Hyperoptic receives biggest ever UK internet loan from European Investment Bank (EIB) as it looks to expand its FTTP footprint
Fibre to the premise (FTTP) network provider Hyperoptic has secured a £21 million loan from the European Investment Bank (EIB) to expand its 1Gbps broadband service to more than 300,000 homes and businesses over the next three years.
The loan is the largest ever EIB investment in a UK Internet project, dwarfing the £18 million given to rural FTTP provider Gigaclear earlier this year. Hyperoptic has now secured £75 million in funding and is seeking to expand from the 13 cities is currently operates in to 20.
Portsmouth, Watford, Leicester, Southampton, Slough, Edinburgh and Woking are the seven new locations, joining London, Cardiff, Bristol, Brighton, Reading, Manchester, Leeds, Liverpool, Sheffield, Birmingham, Glasgow, Newcastle and Nottingham.
“Hyperoptic is excited by the European Investment Bank’s investment, which will further fuel our roll out and addressable market expansion,” said Hyperoptic CEO Dana Toprak. “The confidence of both EIB and Soros Fund Management LLC supports the importance of FTTP in providing a boost to the UK’s digital infrastructure and economy.”
The EIB is funded by all 28 EU member states and dished out £5.6 billion to UK organisations last year, supporting £16 billion in overall investment. Overall, it has supplied £5 billion to telecoms firms including Vodafone, EE, British Telecom, Gigaclear, Arqiva and Inmarsat. Across Europe, the EIB has invested nearly €13 billion in the sector over the past five years.
Of course, UK firms might not have access to this funding in the future following the decision to leave the EU following a referendum last month.
“The European Investment Bank is pleased to support Hyperoptic’s roll-out of super-fast broadband in cities across the UK,” said Jonathan Taylor, EIB vice president. “This exciting new initiative will transform economic activity, healthcare, education and access to key services and represents the EIB’s first targeted support to address slow urban communications in UK.”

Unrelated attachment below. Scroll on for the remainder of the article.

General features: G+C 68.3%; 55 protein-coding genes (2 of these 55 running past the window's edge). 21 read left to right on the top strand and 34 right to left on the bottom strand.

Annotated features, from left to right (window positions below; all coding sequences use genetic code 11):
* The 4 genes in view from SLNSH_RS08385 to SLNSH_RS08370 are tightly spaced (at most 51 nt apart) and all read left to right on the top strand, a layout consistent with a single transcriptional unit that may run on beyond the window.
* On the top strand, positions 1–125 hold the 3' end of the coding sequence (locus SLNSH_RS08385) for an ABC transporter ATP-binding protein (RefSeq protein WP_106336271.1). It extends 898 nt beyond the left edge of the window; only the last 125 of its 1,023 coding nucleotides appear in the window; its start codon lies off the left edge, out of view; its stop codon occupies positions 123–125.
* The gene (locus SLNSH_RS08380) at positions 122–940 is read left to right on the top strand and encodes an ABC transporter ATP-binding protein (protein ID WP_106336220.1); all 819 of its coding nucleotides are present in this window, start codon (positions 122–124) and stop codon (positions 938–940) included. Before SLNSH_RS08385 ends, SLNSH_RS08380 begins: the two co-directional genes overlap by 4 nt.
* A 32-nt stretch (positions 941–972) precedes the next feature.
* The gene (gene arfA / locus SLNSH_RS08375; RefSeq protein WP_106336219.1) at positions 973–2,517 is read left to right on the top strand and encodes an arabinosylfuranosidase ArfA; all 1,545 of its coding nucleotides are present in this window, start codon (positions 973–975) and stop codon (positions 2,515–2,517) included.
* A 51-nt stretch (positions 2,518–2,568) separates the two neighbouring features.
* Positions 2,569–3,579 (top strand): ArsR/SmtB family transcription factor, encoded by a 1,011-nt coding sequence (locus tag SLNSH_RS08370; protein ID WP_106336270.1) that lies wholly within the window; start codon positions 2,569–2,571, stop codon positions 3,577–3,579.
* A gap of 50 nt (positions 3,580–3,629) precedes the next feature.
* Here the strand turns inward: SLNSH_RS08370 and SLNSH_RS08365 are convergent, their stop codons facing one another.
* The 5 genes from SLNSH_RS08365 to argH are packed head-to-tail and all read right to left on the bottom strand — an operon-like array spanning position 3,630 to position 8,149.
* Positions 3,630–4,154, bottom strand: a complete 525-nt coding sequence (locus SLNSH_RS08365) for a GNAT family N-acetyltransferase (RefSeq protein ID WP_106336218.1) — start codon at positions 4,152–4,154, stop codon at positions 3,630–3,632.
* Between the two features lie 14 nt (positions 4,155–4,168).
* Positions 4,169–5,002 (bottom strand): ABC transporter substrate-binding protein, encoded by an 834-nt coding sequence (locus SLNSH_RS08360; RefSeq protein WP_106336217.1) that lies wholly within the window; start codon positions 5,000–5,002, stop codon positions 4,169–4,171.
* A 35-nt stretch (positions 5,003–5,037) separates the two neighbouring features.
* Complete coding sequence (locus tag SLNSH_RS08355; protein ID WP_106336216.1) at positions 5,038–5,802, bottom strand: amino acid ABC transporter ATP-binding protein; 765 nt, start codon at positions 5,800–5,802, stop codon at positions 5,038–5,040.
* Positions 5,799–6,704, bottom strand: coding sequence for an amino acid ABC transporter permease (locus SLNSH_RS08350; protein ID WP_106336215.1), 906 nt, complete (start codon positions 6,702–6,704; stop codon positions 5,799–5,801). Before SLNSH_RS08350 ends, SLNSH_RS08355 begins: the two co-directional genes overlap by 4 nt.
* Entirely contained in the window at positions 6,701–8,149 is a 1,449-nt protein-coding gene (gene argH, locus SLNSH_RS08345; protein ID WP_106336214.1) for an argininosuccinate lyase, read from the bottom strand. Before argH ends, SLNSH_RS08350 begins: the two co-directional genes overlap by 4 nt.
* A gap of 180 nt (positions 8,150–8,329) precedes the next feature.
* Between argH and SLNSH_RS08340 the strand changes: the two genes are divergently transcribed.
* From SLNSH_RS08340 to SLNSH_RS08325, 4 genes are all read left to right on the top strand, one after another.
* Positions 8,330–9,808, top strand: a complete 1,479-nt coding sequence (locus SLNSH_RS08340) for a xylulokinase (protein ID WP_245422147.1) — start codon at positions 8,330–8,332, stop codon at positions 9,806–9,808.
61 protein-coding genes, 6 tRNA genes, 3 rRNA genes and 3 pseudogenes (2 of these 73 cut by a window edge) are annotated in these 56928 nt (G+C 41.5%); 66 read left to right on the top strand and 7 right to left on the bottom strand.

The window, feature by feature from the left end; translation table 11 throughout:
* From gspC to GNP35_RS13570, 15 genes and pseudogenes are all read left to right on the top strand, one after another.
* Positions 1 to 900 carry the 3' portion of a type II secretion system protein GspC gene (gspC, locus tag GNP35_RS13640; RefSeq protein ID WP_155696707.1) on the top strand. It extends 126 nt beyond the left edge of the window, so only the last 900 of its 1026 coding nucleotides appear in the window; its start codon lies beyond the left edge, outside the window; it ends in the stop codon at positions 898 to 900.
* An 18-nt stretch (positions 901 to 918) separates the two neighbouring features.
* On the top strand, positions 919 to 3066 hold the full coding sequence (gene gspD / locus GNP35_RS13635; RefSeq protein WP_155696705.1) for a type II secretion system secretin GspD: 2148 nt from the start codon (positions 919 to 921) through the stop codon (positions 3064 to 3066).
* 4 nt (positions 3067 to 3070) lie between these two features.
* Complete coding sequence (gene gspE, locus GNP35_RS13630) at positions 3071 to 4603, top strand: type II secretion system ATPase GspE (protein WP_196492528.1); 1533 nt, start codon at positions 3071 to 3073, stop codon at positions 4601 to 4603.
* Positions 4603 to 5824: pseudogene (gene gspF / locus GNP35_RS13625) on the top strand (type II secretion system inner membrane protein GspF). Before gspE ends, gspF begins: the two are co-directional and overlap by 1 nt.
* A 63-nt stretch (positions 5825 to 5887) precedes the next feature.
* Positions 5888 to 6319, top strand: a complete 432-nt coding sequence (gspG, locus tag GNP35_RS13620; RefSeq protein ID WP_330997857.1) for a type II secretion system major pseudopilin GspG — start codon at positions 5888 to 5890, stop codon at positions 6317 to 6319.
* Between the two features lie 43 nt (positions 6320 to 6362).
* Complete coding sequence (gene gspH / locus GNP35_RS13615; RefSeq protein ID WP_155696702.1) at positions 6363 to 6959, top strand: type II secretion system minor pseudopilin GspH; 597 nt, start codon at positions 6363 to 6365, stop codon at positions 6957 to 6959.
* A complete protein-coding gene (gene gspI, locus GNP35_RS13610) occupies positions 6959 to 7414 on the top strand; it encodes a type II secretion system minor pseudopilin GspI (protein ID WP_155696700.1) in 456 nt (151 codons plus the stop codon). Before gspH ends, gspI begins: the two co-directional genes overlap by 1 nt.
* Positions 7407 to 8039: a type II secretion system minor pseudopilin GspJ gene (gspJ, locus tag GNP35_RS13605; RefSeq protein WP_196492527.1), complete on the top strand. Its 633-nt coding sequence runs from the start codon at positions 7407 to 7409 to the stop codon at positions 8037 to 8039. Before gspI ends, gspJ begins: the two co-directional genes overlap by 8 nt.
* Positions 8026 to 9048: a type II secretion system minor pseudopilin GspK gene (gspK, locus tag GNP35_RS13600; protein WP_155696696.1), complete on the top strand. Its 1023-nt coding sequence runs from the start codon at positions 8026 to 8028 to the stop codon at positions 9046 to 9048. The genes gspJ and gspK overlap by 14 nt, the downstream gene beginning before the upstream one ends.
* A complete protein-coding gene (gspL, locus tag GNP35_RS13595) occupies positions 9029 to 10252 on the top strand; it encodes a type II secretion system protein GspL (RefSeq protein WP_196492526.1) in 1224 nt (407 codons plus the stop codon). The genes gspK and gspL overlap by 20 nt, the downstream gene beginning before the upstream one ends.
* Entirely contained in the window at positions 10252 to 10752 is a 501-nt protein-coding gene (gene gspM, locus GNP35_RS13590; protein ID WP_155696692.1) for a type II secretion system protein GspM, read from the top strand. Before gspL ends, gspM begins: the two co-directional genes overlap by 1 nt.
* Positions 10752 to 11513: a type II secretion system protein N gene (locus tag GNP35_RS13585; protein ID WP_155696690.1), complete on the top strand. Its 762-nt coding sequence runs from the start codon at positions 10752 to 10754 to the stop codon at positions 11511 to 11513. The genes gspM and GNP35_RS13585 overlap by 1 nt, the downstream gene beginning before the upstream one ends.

The majority of superfast broadband connections in the UK are served by Openreach’s fibre to the cabinet (FTTC) infrastructure, which uses copper cables for the final few hundred metres. Critics argue this is not futureproofing the UK against the anticipated growth in demand for data.
Hyperoptic is one of a number of companies building FTTP networks, which use fibre for the entirety of the connection, boosting speeds. Other providers of ‘alternative’ infrastructure include CityFibre, which wants to become a wholesale alternative to Openreach, and Gigaclear, which serves rural communities.
BT plans on using a mixture of FTTP and G.Fast, which speeds up copper, to deliver ultrafast, while Virgin Media has promised that at least one quarter of the four million premises expected to be added to its network as part of the £3 billion Project Lightning will be connected via FTTP.
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